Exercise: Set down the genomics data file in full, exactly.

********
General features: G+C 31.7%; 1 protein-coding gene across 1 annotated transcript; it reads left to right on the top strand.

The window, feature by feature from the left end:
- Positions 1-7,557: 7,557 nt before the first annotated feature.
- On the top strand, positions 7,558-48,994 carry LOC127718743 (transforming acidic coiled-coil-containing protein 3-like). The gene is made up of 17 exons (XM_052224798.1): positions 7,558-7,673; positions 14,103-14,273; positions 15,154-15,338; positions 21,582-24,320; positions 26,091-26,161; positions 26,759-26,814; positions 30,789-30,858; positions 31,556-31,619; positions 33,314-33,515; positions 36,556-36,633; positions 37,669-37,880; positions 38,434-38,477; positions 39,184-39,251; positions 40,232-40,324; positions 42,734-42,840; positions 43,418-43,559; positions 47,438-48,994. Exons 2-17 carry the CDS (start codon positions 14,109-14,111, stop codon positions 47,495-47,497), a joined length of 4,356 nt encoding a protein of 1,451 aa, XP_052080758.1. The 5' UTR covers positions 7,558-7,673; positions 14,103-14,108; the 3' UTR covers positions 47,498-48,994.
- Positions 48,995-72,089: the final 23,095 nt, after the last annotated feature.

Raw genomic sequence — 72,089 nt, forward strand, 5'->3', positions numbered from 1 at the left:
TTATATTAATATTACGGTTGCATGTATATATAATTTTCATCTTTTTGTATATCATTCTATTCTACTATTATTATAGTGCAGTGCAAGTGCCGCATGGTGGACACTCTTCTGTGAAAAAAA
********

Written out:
General features: G+C 31.7%; 1 protein-coding gene across 1 annotated transcript; it reads left to right on the top strand.

The window, feature by feature from the left end:
- Positions 1-7,557: 7,557 nt before the first annotated feature.
- On the top strand, positions 7,558-48,994 carry LOC127718743 (transforming acidic coiled-coil-containing protein 3-like). The gene is made up of 17 exons (XM_052224798.1): positions 7,558-7,673; positions 14,103-14,273; positions 15,154-15,338; positions 21,582-24,320; positions 26,091-26,161; positions 26,759-26,814; positions 30,789-30,858; positions 31,556-31,619; positions 33,314-33,515; positions 36,556-36,633; positions 37,669-37,880; positions 38,434-38,477; positions 39,184-39,251; positions 40,232-40,324; positions 42,734-42,840; positions 43,418-43,559; positions 47,438-48,994. Exons 2-17 carry the CDS (start codon positions 14,109-14,111, stop codon positions 47,495-47,497), a joined length of 4,356 nt encoding a protein of 1,451 aa, XP_052080758.1. The 5' UTR covers positions 7,558-7,673; positions 14,103-14,108; the 3' UTR covers positions 47,498-48,994.
- Positions 48,995-72,089: the final 23,095 nt, after the last annotated feature.

Raw genomic sequence — 72,089 nt, forward strand, 5'->3', positions numbered from 1 at the left:
TTATATTAATATTACGGTTGCATGTATATATAATTTTCATCTTTTTGTATATCATTCTATTCTACTATTATTATAGTGCAGTGCAAGTGCCGCATGGTGGACACTCTTCTGTGAAAAAAA